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The evolution of web apps & how we are now leading the race

Having won 4 major awards for the tech we build we are constantly innovating and changing the way we work to evolve and stay ahead of the game. In order to explain where we are now, here is a look at where it all started.

 

 

 

 

Where did we start out?

In the last ten years, since the iPhone was released, the nature of the web & where or how it was used has shifted. Once we designed and coded with HTML for large screens, now it’s all about what’s in the palm of your hand.

With the release of the iPhone, there was no app store, all we had were web pages pinned to your home screen. Twelve months later, the app store opened. This gave us two big things. A new language to code in, and in many ways, more importantly, visibility. Around this time, Android also came on to the scene, so all of a sudden, if you were to develop something for a phone, you had to write it twice or just do your app as a website and deal with the limitations.

 

Along came the saviour – Phonegap.

Being able to write your apps as web pages, then host them within a framework to get on to the app store was the next big thing. Unfortunately, none of these apps felt “right”. It was pretty obvious that they weren’t native. They were slow, didn’t look quite right, and some functionality didn’t operate the same way (for example, having to scroll iframes with two fingers, not continuing scrolling with friction when you released your finger, etc). They did give the benefit of device specific features however. Things like GPS, accelerometer, and later, push notifications.

On the desktop side of things, over the MANY years they have been around, things have jumped from being mainframe based with lightweight frontends, to heavy desktop apps, and then back (this time it’s called “The Cloud”). Phones on the other hand have gone through the same transition, but in a much shorter space of time.

 

 

Where are we now?

The closest thing we’ve had, in the last few years, to a unified language for both platforms, which is fairly performant, would be React Native. It’s model of rendering with native components, but running JavaScript for logic has been a game changer.

The big change that made this possible was Apple opening up their more performant JavaScript interpreter to all applications, not just Safari. Something that Android has always had, but given that apps are typically developed for both platforms, the lowest common denominator had to be observed (much like way too many years of having to support IE6).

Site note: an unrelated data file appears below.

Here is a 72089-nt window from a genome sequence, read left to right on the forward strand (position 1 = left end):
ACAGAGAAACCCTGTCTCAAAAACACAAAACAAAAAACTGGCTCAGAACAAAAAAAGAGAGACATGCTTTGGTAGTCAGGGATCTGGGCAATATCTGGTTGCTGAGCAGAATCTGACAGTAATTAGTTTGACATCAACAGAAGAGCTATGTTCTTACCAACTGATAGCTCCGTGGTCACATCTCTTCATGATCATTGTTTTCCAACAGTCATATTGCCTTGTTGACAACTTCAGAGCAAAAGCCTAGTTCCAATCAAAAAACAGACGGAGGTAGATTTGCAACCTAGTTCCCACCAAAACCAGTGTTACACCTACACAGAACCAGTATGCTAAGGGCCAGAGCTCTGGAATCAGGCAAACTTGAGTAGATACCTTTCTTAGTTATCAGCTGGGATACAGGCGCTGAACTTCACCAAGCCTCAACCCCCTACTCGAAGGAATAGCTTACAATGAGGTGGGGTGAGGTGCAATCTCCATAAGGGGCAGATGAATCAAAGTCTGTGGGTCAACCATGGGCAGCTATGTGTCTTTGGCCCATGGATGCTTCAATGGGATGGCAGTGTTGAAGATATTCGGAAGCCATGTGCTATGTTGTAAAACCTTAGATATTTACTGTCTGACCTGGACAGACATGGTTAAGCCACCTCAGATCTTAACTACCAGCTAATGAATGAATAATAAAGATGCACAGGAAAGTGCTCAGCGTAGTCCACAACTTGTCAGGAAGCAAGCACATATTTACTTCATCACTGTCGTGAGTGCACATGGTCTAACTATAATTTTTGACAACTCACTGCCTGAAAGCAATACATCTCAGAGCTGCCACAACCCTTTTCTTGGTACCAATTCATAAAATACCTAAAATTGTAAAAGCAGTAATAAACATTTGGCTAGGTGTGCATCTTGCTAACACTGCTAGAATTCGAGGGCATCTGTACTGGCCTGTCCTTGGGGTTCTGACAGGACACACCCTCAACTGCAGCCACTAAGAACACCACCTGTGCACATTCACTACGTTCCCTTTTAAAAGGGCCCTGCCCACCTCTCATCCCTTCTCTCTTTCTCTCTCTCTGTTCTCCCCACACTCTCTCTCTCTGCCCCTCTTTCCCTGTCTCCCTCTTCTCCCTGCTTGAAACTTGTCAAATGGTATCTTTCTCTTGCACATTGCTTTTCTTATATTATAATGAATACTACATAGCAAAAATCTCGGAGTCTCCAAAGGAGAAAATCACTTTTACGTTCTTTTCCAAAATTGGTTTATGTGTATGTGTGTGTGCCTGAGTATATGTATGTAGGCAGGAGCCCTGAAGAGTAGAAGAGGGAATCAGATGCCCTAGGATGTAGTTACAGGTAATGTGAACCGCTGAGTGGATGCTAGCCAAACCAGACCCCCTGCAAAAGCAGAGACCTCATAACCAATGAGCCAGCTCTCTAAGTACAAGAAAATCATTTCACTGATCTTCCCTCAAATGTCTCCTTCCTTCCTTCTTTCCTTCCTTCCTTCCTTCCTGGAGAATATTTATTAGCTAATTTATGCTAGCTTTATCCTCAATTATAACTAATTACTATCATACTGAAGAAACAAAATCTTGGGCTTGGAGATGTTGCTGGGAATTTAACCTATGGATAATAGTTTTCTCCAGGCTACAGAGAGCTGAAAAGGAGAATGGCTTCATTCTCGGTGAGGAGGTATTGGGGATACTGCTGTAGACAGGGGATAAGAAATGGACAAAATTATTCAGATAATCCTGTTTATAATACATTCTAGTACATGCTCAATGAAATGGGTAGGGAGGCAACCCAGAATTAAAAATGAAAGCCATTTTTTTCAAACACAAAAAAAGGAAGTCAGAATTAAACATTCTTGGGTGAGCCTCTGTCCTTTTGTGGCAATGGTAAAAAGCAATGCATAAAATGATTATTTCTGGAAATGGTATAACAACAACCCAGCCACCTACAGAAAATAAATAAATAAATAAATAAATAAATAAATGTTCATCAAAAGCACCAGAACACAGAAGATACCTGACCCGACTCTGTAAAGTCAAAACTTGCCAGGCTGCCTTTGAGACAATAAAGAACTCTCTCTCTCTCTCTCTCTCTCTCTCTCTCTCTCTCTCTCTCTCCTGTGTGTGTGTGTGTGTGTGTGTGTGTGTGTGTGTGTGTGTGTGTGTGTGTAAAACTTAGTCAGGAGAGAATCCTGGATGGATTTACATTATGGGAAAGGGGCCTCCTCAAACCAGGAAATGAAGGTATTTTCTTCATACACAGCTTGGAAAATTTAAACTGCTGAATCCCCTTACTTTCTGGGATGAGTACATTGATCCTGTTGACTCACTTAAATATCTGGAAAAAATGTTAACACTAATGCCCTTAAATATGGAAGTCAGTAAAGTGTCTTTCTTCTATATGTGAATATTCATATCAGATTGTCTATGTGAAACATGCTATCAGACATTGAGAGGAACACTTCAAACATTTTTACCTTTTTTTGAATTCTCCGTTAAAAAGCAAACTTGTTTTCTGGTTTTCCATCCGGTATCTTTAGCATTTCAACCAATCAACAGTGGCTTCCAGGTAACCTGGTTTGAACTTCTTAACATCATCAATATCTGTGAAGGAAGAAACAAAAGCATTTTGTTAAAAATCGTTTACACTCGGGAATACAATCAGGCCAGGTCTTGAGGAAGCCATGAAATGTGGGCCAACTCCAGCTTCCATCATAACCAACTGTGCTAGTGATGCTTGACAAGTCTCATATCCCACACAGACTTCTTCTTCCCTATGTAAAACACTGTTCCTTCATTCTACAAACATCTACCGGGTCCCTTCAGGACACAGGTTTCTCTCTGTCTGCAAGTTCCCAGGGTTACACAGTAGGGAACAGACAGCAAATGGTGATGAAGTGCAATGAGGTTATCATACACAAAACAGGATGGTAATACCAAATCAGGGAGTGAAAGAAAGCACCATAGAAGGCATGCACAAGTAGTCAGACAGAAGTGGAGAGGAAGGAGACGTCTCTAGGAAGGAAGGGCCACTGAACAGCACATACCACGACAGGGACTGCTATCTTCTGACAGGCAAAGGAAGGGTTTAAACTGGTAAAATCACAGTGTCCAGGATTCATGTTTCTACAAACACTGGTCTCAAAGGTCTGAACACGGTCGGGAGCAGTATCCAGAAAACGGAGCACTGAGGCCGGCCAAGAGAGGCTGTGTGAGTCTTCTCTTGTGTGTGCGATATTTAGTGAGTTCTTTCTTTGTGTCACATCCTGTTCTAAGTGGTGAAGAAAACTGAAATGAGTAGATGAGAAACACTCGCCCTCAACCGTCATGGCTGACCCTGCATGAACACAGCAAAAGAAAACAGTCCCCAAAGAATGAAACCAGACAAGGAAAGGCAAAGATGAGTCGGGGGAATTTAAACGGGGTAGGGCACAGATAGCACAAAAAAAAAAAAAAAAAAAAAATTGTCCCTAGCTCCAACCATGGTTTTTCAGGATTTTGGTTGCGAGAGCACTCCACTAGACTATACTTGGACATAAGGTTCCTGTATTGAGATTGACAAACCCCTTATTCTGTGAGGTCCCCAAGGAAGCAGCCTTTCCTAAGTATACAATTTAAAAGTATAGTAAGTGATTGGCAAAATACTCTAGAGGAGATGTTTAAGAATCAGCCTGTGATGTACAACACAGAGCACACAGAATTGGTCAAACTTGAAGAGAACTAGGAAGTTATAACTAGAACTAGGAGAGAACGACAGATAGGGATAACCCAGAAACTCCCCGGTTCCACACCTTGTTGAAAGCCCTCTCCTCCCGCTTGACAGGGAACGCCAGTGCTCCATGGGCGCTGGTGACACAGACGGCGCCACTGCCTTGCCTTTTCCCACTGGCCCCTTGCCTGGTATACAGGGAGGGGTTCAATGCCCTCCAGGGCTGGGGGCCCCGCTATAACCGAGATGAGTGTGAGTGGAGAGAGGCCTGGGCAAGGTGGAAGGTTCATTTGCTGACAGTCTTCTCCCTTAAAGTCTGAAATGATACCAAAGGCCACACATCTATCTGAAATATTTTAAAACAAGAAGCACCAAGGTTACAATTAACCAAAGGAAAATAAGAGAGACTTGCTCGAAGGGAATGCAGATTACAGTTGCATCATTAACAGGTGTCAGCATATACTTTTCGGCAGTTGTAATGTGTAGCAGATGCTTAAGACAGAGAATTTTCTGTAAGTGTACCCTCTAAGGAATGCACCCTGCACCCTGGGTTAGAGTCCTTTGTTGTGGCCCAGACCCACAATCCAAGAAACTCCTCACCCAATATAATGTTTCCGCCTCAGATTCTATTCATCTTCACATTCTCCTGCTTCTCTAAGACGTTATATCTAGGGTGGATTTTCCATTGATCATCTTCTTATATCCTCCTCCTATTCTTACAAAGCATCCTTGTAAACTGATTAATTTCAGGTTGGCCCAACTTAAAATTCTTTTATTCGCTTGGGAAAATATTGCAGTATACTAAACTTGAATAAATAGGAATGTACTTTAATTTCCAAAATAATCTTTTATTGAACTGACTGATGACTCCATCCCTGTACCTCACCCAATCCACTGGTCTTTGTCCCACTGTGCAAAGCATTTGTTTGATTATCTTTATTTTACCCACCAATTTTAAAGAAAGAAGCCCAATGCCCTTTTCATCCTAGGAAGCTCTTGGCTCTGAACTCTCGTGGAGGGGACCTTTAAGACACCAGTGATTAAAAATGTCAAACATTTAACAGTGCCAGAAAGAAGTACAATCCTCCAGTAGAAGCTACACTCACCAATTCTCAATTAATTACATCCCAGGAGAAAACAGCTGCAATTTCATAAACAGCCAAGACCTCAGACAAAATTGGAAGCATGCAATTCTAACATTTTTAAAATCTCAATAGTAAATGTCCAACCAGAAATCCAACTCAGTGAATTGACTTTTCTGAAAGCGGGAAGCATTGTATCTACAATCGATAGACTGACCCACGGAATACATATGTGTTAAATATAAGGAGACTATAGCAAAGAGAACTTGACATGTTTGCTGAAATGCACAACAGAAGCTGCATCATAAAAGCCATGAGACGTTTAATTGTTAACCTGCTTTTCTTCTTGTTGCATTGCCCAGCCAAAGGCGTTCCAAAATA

The future?

In iOS 11.3 we’ve had a similar transition (Android on the other hand has had this for a while). Service Workers are now open to all by default, this is the key component to a PWA (Progressive Web App).

I can see things from here transitioning back to the web.

PWA’s have all the advantages of apps (such as offline access) with the exception of being on the App Store. Unified look and feel seems much less important these days now that people have jumped back and forth between iOS and Android. Apps tend to have their own look and feel now even when developed natively.

In the last ten years, web browsers on phones have gone from bearable to actually quite performant. Just In Time compilation for JavaScript is a big part of that, but rendering engines have improved, plus just having faster CPU’s and GPU’s on our devices.

 

So where are we headed?

I’m seeing PWA’s as the next big stage of apps, becoming more important than React Native. One of the big React Native supporters, Airbnb (check out their amazing and in-depth write-up here), have decided to drop support and go purely native. For a complex application like theirs, with lots of moving parts, this makes sense from a performance point of view. Most of us aren’t Airbnb, and our apps are much more humble.

So where do I sit on this? Native is where you go when you need to squeeze absolutely everything out of your device and PWA’s are for rapid development and release (think CI/CD pipelines to customers). PWA’s also have the advantage of using many more languages. Want to write in React, go for it. Want to use Angular, yep. Vue, sure. How about something more obscure, Elm for instance? No issues whatsoever.

So where does this leave React Native? Yes, you get the advantage of being on the App Store, but that’s about it. We’re swinging back to Web Technologies, so why not just do a web page wrapped inside an app with a web view? If security is a concern, you can always ship your pages with your app and inject them in to the view, not allowing any external web access. The downside to this is that you’re back waiting for approvals.

Now I don’t see React Native disappearing, but I do see less and less being developed with it. If you currently are developing for React Native, stick with it, unless it’s giving you grief, there’s no need to change. If you develop on React and feel the need to move to React Native (possibly for the same security reasons listed above), it shouldn’t be too much work to change, as long as you’re sticking with flexbox for your layout, they are developed to work very similarly. Going the other way, not too hard either for similar reasons.

We are currently building our first major mobile app for the transport industry in progressive and are seriously excited about what we can achieve with this new way forward.

If you have an idea for the next big app, let’s talk. You have nothing to lose.